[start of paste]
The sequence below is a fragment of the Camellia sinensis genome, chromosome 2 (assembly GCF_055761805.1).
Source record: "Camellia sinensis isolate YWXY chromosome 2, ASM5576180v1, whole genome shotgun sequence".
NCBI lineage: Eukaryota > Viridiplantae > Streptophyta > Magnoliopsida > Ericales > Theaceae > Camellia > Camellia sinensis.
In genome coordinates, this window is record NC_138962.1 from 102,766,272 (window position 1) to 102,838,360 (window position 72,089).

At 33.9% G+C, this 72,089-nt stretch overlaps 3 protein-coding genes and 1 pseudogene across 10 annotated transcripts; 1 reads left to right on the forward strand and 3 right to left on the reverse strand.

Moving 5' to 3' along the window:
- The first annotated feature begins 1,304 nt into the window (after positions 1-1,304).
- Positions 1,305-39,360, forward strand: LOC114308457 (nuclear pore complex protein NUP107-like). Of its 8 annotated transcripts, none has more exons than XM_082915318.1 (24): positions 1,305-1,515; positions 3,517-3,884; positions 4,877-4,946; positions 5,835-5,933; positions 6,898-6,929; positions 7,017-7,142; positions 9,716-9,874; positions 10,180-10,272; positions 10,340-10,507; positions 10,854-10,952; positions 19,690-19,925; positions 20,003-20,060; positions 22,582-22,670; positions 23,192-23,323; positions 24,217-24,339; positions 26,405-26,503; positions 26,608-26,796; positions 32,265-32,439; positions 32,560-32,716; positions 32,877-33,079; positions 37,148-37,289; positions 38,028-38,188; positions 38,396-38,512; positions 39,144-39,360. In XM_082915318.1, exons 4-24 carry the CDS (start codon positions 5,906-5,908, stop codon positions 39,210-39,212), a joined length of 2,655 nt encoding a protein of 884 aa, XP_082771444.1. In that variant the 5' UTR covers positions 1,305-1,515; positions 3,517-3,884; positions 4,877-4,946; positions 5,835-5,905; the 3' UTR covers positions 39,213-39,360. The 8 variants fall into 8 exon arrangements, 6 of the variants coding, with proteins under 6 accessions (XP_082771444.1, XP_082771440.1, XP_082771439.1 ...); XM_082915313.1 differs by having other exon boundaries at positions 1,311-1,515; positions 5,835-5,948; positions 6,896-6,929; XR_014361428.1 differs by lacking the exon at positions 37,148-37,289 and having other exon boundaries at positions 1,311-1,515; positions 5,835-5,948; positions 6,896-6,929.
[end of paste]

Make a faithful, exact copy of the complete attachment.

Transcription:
The sequence below is a fragment of the Camellia sinensis genome, chromosome 2 (assembly GCF_055761805.1).
Source record: "Camellia sinensis isolate YWXY chromosome 2, ASM5576180v1, whole genome shotgun sequence".
NCBI lineage: Eukaryota > Viridiplantae > Streptophyta > Magnoliopsida > Ericales > Theaceae > Camellia > Camellia sinensis.
In genome coordinates, this window is record NC_138962.1 from 102,766,272 (window position 1) to 102,838,360 (window position 72,089).

At 33.9% G+C, this 72,089-nt stretch overlaps 3 protein-coding genes and 1 pseudogene across 10 annotated transcripts; 1 reads left to right on the forward strand and 3 right to left on the reverse strand.

Moving 5' to 3' along the window:
- The first annotated feature begins 1,304 nt into the window (after positions 1-1,304).
- Positions 1,305-39,360, forward strand: LOC114308457 (nuclear pore complex protein NUP107-like). Of its 8 annotated transcripts, none has more exons than XM_082915318.1 (24): positions 1,305-1,515; positions 3,517-3,884; positions 4,877-4,946; positions 5,835-5,933; positions 6,898-6,929; positions 7,017-7,142; positions 9,716-9,874; positions 10,180-10,272; positions 10,340-10,507; positions 10,854-10,952; positions 19,690-19,925; positions 20,003-20,060; positions 22,582-22,670; positions 23,192-23,323; positions 24,217-24,339; positions 26,405-26,503; positions 26,608-26,796; positions 32,265-32,439; positions 32,560-32,716; positions 32,877-33,079; positions 37,148-37,289; positions 38,028-38,188; positions 38,396-38,512; positions 39,144-39,360. In XM_082915318.1, exons 4-24 carry the CDS (start codon positions 5,906-5,908, stop codon positions 39,210-39,212), a joined length of 2,655 nt encoding a protein of 884 aa, XP_082771444.1. In that variant the 5' UTR covers positions 1,305-1,515; positions 3,517-3,884; positions 4,877-4,946; positions 5,835-5,905; the 3' UTR covers positions 39,213-39,360. The 8 variants fall into 8 exon arrangements, 6 of the variants coding, with proteins under 6 accessions (XP_082771444.1, XP_082771440.1, XP_082771439.1 ...); XM_082915313.1 differs by having other exon boundaries at positions 1,311-1,515; positions 5,835-5,948; positions 6,896-6,929; XR_014361428.1 differs by lacking the exon at positions 37,148-37,289 and having other exon boundaries at positions 1,311-1,515; positions 5,835-5,948; positions 6,896-6,929.